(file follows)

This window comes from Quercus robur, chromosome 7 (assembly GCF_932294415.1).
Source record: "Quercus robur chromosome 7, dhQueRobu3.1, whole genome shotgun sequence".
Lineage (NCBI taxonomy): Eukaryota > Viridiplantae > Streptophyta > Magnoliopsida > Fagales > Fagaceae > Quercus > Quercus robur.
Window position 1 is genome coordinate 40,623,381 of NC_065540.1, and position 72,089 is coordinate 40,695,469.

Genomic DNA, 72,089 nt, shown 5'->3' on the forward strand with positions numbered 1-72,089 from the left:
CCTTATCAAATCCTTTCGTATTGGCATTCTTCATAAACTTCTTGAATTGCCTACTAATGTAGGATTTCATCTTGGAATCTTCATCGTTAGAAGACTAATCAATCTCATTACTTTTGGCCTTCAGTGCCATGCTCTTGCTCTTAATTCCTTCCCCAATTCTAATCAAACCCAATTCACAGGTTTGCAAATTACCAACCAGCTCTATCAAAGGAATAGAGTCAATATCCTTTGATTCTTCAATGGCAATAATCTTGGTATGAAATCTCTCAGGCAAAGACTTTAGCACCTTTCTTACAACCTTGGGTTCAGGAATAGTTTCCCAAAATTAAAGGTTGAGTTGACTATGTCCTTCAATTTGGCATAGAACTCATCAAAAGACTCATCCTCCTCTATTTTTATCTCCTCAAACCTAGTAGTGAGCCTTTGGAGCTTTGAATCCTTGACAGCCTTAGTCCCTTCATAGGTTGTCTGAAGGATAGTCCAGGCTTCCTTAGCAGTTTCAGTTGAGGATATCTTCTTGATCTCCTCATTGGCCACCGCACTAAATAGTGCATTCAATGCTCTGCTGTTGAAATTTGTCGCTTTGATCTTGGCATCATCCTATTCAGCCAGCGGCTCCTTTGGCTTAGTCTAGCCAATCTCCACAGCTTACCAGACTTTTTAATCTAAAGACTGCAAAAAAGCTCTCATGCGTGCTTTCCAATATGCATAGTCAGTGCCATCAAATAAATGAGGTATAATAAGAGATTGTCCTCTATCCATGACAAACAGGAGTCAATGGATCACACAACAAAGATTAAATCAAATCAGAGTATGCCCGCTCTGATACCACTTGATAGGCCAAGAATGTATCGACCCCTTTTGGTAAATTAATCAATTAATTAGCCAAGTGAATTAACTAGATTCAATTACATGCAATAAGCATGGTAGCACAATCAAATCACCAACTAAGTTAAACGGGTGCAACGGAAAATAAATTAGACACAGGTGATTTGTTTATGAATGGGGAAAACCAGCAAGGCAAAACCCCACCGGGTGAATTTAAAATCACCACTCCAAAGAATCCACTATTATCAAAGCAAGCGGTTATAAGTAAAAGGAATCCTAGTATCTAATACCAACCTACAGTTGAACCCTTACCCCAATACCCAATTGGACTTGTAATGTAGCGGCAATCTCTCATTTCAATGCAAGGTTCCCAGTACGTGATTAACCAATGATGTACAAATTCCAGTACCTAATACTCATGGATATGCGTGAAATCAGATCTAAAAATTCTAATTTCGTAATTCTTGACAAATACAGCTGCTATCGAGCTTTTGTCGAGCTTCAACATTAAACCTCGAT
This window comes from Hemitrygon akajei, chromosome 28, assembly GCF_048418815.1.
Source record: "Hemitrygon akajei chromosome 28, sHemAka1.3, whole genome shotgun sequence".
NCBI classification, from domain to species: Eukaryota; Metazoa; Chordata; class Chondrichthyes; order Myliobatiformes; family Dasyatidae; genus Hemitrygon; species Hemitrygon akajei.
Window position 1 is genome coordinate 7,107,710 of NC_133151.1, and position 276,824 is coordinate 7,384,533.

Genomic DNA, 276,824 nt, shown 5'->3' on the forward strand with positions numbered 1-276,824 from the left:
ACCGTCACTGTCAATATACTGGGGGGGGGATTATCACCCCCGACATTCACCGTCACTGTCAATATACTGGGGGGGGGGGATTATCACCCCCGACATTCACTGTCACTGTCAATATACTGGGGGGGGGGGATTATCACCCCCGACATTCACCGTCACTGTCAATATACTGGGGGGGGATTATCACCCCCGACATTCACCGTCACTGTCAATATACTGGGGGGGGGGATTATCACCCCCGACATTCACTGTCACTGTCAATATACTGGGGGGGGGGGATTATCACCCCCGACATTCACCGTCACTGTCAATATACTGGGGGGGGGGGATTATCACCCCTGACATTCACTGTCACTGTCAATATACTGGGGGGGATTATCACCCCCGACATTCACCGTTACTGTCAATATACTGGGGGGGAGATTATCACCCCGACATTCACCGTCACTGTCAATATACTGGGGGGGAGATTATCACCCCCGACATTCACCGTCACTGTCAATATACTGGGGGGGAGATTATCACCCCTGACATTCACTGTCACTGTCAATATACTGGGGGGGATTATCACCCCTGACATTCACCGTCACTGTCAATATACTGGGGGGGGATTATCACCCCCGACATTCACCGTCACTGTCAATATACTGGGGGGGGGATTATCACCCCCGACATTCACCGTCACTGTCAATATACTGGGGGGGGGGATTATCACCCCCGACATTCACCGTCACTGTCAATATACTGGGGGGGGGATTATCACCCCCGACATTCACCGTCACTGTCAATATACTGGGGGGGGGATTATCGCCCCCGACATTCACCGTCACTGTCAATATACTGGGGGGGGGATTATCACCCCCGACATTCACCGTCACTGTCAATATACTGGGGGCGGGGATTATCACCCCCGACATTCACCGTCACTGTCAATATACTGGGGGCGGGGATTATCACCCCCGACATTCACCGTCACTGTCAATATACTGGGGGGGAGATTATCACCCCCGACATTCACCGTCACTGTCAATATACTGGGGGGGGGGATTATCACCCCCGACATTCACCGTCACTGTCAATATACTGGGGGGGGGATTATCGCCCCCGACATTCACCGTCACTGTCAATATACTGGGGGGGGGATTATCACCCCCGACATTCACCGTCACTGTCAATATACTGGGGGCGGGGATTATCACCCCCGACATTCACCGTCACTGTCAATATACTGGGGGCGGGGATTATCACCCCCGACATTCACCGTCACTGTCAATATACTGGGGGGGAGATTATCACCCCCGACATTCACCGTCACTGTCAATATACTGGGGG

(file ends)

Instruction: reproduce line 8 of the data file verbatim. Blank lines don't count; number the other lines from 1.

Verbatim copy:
Source record: "Hemitrygon akajei chromosome 28, sHemAka1.3, whole genome shotgun sequence".